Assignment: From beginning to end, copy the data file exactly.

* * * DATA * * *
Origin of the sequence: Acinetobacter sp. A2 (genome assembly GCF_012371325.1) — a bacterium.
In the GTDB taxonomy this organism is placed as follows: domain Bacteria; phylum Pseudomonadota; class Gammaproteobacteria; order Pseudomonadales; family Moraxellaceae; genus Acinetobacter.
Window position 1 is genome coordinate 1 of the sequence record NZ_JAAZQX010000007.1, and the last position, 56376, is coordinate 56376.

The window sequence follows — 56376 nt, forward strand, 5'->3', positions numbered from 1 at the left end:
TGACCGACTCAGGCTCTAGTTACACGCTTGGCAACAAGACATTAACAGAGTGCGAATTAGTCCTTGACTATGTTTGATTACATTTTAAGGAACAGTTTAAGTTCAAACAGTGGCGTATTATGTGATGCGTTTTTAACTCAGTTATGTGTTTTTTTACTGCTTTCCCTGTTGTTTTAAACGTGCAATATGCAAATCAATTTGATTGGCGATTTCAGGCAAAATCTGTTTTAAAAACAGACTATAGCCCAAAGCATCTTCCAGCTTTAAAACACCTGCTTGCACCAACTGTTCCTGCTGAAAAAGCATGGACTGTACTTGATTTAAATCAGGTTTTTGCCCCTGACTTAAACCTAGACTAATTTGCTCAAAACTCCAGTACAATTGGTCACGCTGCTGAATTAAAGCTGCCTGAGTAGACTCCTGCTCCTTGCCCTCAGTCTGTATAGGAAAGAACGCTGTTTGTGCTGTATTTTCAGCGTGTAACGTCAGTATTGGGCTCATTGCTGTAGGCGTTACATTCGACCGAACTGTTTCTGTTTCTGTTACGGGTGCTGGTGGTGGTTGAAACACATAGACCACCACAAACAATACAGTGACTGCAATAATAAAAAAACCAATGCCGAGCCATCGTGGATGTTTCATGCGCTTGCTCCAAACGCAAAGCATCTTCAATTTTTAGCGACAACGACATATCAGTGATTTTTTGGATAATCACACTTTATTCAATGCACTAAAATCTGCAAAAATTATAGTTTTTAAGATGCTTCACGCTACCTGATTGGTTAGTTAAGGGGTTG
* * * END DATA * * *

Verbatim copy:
Origin of the sequence: Acinetobacter sp. A2 (genome assembly GCF_012371325.1) — a bacterium.
In the GTDB taxonomy this organism is placed as follows: domain Bacteria; phylum Pseudomonadota; class Gammaproteobacteria; order Pseudomonadales; family Moraxellaceae; genus Acinetobacter.
Window position 1 is genome coordinate 1 of the sequence record NZ_JAAZQX010000007.1, and the last position, 56376, is coordinate 56376.

The window sequence follows — 56376 nt, forward strand, 5'->3', positions numbered from 1 at the left end:
TGACCGACTCAGGCTCTAGTTACACGCTTGGCAACAAGACATTAACAGAGTGCGAATTAGTCCTTGACTATGTTTGATTACATTTTAAGGAACAGTTTAAGTTCAAACAGTGGCGTATTATGTGATGCGTTTTTAACTCAGTTATGTGTTTTTTTACTGCTTTCCCTGTTGTTTTAAACGTGCAATATGCAAATCAATTTGATTGGCGATTTCAGGCAAAATCTGTTTTAAAAACAGACTATAGCCCAAAGCATCTTCCAGCTTTAAAACACCTGCTTGCACCAACTGTTCCTGCTGAAAAAGCATGGACTGTACTTGATTTAAATCAGGTTTTTGCCCCTGACTTAAACCTAGACTAATTTGCTCAAAACTCCAGTACAATTGGTCACGCTGCTGAATTAAAGCTGCCTGAGTAGACTCCTGCTCCTTGCCCTCAGTCTGTATAGGAAAGAACGCTGTTTGTGCTGTATTTTCAGCGTGTAACGTCAGTATTGGGCTCATTGCTGTAGGCGTTACATTCGACCGAACTGTTTCTGTTTCTGTTACGGGTGCTGGTGGTGGTTGAAACACATAGACCACCACAAACAATACAGTGACTGCAATAATAAAAAAACCAATGCCGAGCCATCGTGGATGTTTCATGCGCTTGCTCCAAACGCAAAGCATCTTCAATTTTTAGCGACAACGACATATCAGTGATTTTTTGGATAATCACACTTTATTCAATGCACTAAAATCTGCAAAAATTATAGTTTTTAAGATGCTTCACGCTACCTGATTGGTTAGTTAAGGGGTTG